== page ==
The rules of the T-snap

He talked about wanting a Patagonia T-snap sweater, pointed out his favorite color, and I obliged on his birthday. This’ll be fun, I thought.

I played a game in college where a Patagonia was my preferred morning after attire. As soon as I’d spot one in a guy’s bedroom, my mind would lock on maneuvering to walk home in it.

You’re never allowed to let a girl wear your Patagonia, I declared. I won’t let you get played. Notice I said “a girl”, inclusive of all women, lovers or not. You can’t lend your T-snap to a friend who has a secret crush on you, who will imagine your warmth wrapped around her through the T-snap. You can’t lend your T-snap to an old friend, who is most definitely a friend, who you end up sleeping with in six months. That would be a retroactive violation of the T-snap. If someone wears your T-snap, if they take it, out of your control, you must immediately abandon ownership of the T-snap, so she can’t feel you around her. And she can’t keep it: burn it, ship it to Goodwill, take it out of our lives.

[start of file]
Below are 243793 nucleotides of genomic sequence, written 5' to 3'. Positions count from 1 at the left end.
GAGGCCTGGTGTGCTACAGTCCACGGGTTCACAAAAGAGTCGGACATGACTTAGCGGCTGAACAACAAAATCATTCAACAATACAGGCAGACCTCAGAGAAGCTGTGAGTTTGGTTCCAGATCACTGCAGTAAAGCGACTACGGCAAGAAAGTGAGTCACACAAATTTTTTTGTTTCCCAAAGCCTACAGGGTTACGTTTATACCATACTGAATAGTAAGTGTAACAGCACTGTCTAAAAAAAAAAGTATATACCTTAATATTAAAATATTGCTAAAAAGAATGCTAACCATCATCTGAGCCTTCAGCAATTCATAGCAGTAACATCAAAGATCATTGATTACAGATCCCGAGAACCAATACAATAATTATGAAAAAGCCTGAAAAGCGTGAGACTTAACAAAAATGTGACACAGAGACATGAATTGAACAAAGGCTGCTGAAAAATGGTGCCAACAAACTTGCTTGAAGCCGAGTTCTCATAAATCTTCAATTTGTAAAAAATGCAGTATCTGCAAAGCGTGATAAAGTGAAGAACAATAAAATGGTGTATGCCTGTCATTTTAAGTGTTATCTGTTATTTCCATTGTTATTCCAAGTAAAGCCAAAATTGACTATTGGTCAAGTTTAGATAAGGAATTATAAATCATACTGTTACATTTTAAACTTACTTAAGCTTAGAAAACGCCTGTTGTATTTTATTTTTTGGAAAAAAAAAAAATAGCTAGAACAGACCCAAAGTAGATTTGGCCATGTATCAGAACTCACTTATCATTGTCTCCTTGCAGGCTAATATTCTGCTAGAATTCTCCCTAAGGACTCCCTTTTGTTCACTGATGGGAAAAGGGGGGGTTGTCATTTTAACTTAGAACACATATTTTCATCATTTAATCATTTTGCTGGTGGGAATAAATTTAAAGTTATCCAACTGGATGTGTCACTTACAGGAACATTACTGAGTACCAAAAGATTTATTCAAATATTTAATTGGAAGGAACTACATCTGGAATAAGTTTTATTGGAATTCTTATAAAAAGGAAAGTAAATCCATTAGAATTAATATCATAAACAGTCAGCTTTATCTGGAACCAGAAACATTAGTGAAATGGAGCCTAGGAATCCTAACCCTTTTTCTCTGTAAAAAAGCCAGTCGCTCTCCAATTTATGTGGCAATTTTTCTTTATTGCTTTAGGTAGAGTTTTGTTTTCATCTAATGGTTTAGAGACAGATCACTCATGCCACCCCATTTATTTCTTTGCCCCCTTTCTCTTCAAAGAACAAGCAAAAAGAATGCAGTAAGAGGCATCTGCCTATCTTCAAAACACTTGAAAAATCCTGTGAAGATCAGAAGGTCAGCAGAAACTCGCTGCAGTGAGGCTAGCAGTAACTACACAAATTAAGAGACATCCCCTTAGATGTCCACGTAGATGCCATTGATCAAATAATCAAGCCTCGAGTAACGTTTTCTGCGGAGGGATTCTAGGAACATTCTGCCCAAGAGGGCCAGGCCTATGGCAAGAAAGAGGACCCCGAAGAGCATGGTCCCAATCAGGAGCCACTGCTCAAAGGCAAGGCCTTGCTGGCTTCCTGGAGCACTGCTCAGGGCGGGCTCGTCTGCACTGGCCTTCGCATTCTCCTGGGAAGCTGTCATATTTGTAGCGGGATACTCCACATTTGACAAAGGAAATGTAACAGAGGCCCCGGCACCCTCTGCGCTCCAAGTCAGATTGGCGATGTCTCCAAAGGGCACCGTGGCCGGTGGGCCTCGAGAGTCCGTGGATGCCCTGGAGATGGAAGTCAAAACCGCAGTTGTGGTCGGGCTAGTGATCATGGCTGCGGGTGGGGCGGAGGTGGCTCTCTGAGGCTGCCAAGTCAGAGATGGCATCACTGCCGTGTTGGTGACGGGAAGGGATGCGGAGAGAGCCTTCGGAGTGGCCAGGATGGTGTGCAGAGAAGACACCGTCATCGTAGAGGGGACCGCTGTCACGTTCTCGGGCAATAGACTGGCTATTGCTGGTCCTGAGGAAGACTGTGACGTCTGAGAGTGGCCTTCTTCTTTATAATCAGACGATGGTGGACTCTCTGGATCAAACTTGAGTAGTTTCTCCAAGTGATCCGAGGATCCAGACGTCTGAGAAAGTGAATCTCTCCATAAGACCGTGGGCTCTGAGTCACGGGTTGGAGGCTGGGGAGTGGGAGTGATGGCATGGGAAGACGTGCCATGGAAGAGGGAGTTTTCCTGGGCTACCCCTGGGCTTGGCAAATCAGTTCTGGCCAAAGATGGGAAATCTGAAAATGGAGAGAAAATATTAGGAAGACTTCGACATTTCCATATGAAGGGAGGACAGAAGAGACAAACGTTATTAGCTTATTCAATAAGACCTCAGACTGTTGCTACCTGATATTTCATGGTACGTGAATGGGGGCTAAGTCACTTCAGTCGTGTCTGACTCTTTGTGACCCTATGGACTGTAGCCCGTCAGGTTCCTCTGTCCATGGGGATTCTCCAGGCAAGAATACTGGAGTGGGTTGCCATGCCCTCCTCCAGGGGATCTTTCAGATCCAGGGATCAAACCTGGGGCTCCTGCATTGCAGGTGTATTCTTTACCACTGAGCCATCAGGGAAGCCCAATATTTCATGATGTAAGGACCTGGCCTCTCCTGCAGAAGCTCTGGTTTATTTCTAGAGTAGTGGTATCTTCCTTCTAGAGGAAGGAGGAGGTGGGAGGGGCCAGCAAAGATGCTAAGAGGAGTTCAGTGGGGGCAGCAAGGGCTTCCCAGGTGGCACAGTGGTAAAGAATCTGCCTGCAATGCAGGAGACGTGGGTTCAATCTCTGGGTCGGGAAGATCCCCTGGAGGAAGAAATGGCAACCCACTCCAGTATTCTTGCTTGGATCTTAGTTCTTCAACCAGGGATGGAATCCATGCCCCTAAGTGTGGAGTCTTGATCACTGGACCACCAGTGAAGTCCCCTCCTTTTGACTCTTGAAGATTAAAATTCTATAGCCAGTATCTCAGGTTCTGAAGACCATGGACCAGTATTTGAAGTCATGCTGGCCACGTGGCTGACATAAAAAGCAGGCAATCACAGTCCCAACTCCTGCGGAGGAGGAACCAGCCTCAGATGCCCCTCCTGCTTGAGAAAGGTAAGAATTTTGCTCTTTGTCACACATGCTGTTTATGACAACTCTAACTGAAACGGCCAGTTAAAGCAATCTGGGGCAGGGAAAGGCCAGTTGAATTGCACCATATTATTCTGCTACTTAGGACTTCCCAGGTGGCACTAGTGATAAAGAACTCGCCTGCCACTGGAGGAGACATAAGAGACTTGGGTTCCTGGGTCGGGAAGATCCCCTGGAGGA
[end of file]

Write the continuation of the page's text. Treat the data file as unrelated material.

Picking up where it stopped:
Are you around? Come over for dinner

Are you around? Come over for dinner

I have some of your mail, and well, I’ll admit I like your company. Okay, technically, it’s an email. And maybe, yes, I did sign up for the New Yorker subscription with my email address using your name. But it really feels like someone in my inbox is trying to reach you! I think you should give it a once over, just in case

I know that you’ll say no, but we’ve had dinner so many times before! Why wouldn’t we do it once again?



“You are the loudest person,” he said to me, from across the circle, as I wailed at the bondfire, the final night of camp, the second or third sentence he ever said to me, after 4 weeks, for 6 years, summing me up: “You talk loud, you laugh loud, and apparently, you cry the loudest, too,” at 15, I was a virgin.

He was right.